By IESE Insight
Is it wise for people without stable work to commit a significant portion of their earnings on a mortgage to buy a home? Do investors have any moral responsibility for the activities of the company in which they place their money? Is it lawful to sell a complex financial asset to a client who lacks sufficient financial education or experience?
These are some of the questions that were on the table 10 years ago, when Lehman Brothers went bankrupt, and are still on the table today, despite all the regulatory and technological changes that have taken place in recent years.
And, according to IESE’s Antonio Argandoña, these are the types of questions asked by good financial professionals, who must act “for the benefit of their clients.” They also demonstrate the need to always consider two dimensions of finance. On the one hand, there’s the economic dimension, which is measured in terms of income and expenses, risks and returns, among other variables. And on the other hand, there’s the moral dimension, which is concerned with what is fair, prudent and responsible.
In fact, for Argandoña: “Ethics is not one restriction imposed from outside, but an essential component of profitable and responsible decisions.” And this is what he expounds in “Money and Finance: Ethical Considerations,” a chapter in The Routledge Companion to Business Ethics, a volume collecting articles from various experts.
In his chapter, Argandoña outlines the ethical problems posed by modern finance. It is a critical analysis that reviews the legal and institutional framework in which financial institutions operate today and considers the various types of financial intermediaries (such as banks and investment vehicles) in terms of their roles, especially as they relate to risk. The author also addressed the practices of financial markets, particularly speculation and high-frequency trading. Finally, he looks to the emergence of some alternative models of finance — including socially responsible investing, ethical banking and crowdfunding — which may offer a correction to curb the excesses of unchecked capitalism.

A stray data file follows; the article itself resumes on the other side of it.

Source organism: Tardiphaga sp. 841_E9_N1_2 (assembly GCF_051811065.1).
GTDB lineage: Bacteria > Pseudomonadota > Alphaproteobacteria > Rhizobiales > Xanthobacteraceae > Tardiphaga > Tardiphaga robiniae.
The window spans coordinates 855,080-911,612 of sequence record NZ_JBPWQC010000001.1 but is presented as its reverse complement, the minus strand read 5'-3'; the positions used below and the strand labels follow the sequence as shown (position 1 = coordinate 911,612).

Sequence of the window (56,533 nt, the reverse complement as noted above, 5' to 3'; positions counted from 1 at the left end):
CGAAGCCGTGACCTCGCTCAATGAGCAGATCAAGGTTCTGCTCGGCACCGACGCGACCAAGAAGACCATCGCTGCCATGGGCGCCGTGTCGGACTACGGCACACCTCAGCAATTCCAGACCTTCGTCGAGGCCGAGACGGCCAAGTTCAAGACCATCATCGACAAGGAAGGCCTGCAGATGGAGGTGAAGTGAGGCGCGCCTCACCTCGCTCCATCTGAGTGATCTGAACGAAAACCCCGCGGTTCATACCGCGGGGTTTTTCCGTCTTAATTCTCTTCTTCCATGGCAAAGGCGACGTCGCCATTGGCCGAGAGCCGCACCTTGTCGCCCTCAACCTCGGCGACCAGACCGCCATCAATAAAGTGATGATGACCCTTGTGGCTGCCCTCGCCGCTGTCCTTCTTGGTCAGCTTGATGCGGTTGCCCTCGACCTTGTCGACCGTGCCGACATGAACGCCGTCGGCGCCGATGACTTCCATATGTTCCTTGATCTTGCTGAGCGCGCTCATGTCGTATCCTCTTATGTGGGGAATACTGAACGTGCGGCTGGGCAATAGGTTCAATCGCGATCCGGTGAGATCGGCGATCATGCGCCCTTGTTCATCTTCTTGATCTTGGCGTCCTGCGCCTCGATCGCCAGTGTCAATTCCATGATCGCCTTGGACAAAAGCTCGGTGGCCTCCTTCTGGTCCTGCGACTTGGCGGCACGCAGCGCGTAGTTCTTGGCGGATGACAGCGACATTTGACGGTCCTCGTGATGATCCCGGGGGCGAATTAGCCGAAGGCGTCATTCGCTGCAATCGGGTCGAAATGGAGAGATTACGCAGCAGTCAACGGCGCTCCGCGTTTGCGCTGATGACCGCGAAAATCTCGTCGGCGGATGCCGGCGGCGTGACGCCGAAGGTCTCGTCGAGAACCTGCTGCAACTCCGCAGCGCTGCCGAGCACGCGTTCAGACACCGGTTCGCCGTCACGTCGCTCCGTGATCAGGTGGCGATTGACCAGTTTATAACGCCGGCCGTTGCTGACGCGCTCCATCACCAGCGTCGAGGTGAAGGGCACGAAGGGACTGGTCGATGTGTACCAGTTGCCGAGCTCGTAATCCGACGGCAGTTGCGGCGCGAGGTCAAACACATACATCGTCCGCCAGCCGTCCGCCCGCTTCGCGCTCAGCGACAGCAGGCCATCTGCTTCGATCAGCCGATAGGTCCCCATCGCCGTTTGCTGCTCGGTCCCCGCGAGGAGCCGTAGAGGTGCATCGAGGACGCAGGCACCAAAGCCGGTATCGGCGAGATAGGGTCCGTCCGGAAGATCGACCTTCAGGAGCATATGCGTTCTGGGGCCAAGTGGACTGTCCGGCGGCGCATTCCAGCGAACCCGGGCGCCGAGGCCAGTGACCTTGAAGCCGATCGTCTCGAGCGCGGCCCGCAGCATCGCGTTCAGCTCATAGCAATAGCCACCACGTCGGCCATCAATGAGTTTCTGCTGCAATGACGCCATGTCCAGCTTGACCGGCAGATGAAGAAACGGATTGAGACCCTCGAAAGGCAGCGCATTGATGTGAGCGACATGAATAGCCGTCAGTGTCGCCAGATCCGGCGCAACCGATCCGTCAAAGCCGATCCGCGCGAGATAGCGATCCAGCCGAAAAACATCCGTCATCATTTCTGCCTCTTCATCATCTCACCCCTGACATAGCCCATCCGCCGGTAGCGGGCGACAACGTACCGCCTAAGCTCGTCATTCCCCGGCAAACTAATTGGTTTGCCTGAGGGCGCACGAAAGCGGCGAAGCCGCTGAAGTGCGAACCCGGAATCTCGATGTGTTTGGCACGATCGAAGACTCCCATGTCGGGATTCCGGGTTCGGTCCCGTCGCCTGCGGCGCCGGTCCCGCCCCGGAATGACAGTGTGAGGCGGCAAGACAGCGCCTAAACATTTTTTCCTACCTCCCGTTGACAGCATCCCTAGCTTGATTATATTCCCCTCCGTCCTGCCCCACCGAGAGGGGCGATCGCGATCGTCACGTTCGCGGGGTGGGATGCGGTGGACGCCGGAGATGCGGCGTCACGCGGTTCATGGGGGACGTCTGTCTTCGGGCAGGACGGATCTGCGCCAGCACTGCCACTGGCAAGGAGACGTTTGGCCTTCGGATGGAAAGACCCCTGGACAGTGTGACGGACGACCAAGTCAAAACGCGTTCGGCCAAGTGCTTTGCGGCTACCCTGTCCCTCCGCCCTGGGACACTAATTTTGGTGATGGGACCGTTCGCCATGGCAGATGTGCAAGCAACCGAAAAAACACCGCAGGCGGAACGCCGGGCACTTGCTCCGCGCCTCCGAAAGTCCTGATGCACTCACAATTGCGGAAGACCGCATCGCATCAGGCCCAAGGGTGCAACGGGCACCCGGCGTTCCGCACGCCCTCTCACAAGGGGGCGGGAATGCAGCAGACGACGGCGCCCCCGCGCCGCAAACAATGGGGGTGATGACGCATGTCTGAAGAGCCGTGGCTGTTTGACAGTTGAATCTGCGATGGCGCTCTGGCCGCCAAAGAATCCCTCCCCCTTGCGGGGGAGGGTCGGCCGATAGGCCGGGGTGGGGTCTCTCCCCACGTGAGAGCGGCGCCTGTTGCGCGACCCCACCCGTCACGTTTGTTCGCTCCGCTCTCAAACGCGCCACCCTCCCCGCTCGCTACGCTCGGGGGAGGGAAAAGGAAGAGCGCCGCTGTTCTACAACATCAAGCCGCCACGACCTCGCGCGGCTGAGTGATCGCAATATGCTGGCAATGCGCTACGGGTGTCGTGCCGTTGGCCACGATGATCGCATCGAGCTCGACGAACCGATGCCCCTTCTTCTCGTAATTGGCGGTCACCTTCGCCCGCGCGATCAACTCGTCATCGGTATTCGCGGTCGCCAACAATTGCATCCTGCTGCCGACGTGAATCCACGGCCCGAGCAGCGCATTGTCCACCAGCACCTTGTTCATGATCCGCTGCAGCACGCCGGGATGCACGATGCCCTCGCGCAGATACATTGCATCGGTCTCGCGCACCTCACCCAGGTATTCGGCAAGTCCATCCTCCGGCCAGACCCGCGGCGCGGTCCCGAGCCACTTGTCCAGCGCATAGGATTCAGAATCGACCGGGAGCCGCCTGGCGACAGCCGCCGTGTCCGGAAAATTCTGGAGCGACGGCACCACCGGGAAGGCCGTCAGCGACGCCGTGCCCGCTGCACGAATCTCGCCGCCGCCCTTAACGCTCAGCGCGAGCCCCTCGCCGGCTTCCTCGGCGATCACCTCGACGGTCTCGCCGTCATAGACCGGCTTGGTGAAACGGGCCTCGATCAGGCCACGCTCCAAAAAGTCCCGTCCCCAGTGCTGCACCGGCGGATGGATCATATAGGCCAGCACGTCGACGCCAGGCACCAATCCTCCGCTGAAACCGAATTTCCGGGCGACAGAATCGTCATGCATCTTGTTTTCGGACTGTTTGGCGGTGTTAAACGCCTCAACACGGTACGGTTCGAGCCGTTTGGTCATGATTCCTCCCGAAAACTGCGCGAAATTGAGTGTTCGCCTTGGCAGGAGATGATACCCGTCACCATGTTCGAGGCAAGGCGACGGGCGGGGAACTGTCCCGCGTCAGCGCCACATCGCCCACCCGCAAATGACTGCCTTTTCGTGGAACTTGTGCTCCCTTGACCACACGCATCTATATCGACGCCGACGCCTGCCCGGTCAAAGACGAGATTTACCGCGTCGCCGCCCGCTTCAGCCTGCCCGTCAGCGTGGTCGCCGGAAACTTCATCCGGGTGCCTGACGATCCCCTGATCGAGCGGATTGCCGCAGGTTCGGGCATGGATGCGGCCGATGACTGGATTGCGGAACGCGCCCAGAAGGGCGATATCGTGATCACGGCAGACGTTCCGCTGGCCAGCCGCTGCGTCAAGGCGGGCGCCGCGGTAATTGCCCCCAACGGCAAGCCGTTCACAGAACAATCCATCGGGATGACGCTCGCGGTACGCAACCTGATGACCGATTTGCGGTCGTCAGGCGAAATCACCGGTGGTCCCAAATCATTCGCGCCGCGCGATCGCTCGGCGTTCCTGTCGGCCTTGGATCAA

And while each financial asset and endeavor has its very own characteristics, and may depend upon various institutions and markets for context, Argandoña insists on the need to recognize that they all involve human relationships.
Without Ethics, There Is No Trust
Although the moral dimension of finance has become much more complex in recent decades — as products are increasingly sophisticated, relationships are multiplying at great speed and responsibilities tend to be diluted — that is no excuse for compromising it in search of a profit or reducing it down to a technical decision of risk and return.
Why? Because finance needs ethics not only to reassure the consciences of investors. Ethical practices also improve the sector, help develop sound legal and regulatory frameworks, maintain an appropriate institutional and cultural foundations, and, ultimately, “create the atmosphere of trust without which finance cannot succeed,” as Argandoña writes.
Without ethics, there is no confidence. And trust is the foundation of every financial system. It was before and still is now.